If 9 patients are treated with vedolizumab every 8 weeks, then after 52 weeks, 1 patient will have clinical remission of Crohn. During 52 weeks, 8 patients have nothing but side-effects.

Are we done now? No, things do get worse. The paper reports serious adverse effects for 15.3% of patients taking placebo and 24.4% taking vedolizumab. Reframed in understandable words:

If 11 patients get vedolizumab, we expect that 1 has serious adverse effects. Yes, that is 1 out of 11!

% of patients with clinical remission and response at week 6
% of patients (induction phase trial) with clinical remission and response at week 6
differences (8% and 6% respectively) with placebo are very small ©*

The first induction phase of the study lasted 6 weeks (see study design). Even with a large sample size, vedolizumab just reached statistical significance for clinical remission, but did not do so for CDAI-100 response. Again, the differences (8% and 6% respectively) with placebo are very small.  Lacking a reported confidence interval, we are left in the dark as to the true estimated, clinically relevant drug effect. Yes, a concern.  I calculated the NNT for you. NNT is 13 with a 95% CI [7 to 85]. We are certain that the real-life NNT is somewhere between 7 and 85.

Are we done? No, as stated before, most likely some patients became unblinded. The true  NNT is 15. Pretty sobering figures, I would say.

If 15 patients are treated with vedolizumab, after 6 weeks 1 patient will have clinical remission of Crohn. 14 patients get nothing but side-effects.

Seriously, it is fair to say that if you have Crohn, you better seek alternatives for this ‘exiting new drug’. It is marketing talk.

Letter to the editor of NEJM

Titled ‘Vedolizumab for Crohn: impaired double blind?’, I wrote a letter to the editor of NEJM. A fellow scientist, told me my letter is too critical and would not get published since NEJM earns most of their money on pharmaceutical requests for article reprints.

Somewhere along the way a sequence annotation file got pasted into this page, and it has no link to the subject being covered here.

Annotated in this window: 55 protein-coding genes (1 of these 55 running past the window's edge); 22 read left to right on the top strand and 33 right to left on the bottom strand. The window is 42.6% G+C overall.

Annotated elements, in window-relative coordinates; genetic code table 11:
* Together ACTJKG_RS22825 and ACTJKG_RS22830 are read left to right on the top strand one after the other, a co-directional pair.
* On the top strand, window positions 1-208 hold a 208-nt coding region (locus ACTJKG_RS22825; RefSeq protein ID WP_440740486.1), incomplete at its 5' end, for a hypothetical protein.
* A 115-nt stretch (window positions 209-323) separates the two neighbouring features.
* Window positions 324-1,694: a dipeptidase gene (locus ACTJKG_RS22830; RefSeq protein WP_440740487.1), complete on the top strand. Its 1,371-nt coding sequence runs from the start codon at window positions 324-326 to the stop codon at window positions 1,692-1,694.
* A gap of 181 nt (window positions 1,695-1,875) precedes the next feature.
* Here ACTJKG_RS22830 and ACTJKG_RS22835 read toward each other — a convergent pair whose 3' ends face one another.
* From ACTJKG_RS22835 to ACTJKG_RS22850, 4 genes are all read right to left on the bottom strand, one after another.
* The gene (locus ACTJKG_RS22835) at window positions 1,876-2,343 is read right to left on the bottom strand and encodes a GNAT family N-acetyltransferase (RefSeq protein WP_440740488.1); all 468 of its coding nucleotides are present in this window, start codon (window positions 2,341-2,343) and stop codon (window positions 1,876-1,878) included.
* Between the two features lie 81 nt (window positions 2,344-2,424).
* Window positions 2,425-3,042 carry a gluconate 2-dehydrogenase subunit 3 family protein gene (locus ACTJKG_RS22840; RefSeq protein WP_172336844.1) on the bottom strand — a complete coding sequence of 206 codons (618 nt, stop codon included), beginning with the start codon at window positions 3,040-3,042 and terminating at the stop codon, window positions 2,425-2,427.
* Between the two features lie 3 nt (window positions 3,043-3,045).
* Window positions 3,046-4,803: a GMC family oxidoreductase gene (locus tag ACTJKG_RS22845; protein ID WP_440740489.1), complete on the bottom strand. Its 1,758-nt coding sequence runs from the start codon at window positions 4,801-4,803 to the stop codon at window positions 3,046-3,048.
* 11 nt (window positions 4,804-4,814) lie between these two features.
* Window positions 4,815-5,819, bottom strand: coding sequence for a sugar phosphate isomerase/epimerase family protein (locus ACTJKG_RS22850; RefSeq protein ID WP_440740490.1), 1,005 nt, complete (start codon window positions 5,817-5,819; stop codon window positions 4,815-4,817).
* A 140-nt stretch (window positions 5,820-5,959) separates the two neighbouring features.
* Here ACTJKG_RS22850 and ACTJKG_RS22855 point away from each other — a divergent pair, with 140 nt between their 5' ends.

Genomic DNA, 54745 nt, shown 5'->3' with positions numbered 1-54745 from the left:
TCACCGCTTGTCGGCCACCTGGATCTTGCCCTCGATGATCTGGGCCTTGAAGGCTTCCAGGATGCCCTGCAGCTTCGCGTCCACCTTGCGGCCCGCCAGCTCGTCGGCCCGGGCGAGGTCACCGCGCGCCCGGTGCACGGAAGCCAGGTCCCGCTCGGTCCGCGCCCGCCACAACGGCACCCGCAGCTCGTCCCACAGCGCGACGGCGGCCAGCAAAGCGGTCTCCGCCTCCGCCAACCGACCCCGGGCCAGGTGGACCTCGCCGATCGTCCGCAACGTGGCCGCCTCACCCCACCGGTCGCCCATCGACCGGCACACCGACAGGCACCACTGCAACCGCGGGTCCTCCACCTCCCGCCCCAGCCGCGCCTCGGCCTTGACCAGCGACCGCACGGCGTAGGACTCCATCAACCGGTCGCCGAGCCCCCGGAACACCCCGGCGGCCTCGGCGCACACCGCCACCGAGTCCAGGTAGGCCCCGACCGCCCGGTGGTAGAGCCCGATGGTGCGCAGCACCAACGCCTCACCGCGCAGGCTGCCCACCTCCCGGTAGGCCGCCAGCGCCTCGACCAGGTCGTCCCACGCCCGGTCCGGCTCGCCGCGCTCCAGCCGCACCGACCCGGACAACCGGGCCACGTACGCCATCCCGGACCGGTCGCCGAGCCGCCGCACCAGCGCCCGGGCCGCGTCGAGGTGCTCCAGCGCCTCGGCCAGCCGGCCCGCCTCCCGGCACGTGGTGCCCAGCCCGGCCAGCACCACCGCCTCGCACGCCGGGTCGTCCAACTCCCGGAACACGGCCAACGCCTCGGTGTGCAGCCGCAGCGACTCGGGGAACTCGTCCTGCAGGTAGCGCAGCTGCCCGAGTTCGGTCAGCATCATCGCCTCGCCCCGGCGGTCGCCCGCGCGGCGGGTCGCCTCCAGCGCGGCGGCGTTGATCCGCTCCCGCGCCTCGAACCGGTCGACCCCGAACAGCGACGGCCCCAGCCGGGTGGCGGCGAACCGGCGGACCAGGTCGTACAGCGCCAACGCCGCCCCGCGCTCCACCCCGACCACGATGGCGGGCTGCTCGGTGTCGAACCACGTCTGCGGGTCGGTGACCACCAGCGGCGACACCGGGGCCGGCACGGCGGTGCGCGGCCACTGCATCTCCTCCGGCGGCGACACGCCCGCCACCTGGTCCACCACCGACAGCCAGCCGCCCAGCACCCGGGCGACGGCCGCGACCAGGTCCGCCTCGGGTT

On September 18 2013, the editor told me they would not print my letter, because space available for correspondence is limited. Fortunately there is plenty of web space, so I post everything here.

Dear Mr. Feys,

I am sorry that we will not be able to print your recent letter to the editor regarding the Sandborn article of 22-Aug-2013.  The space available for correspondence is very limited, and we must use our judgment to present a representative selection of the material received.  Many worthwhile communications must be declined for lack of space.

Thank you for your interest in the Journal.


Mary Beth Hamel, M.D., M.P.H.
Deputy Editor

What can be done?

Articles should report statistics that people can understand. The number need to treat is a way to do this. Therefore people are shocked that only 1 patient would benefit from treatment with vedolizumab, and 14 patients get nothing but harmful side-effects. That 1 out of 11 can expect serious harmful effects.

Another thing is that regulatory approval of drugs should be transparent. This concerns public health. The BLA request at FDA involves the submission of clinical trial data such as from this study. Unfortunately, from then, the FDA approval processes are less transparent. It is not clear what the FDA considers ‘a clinical relevant and safe drug effect’. Is this based on CI? Is study methodology a criterion? Does the FDA consider measures taken to secure trial blinding?

I propose that BLA and New Drug Applications (NDA) investigations are routinely doubled by independent evaluators who have full access to anonymized patient data. Even better is the conduct of a independent government sponsored trial. This would also allow more ethical study designs, such as the balanced placebo design. This design was already proposed back in 1981. It features better separation of placebo and true drug effects.

What do you think about this study findings? How would you interpret them? Leave a comment below and start discussion!

*This post is part of PhD Thesis. Illustrations reproduced with permission from Sandborn WJ, Feagan BG, Rutgeerts P, Hanauer S, Colombel J-F, Sands BE, Lukas M, Fedorak RN, Lee S, Bressler B, Fox I, Rosario M, Sankoh S, Xu J, Stephens K, Milch C, Parikh A: Vedolizumab as Induction and Maintenance Therapy for Crohn’s Disease. N Engl J Med 2013, 369:711–721., Copyright Massachusetts Medical Society.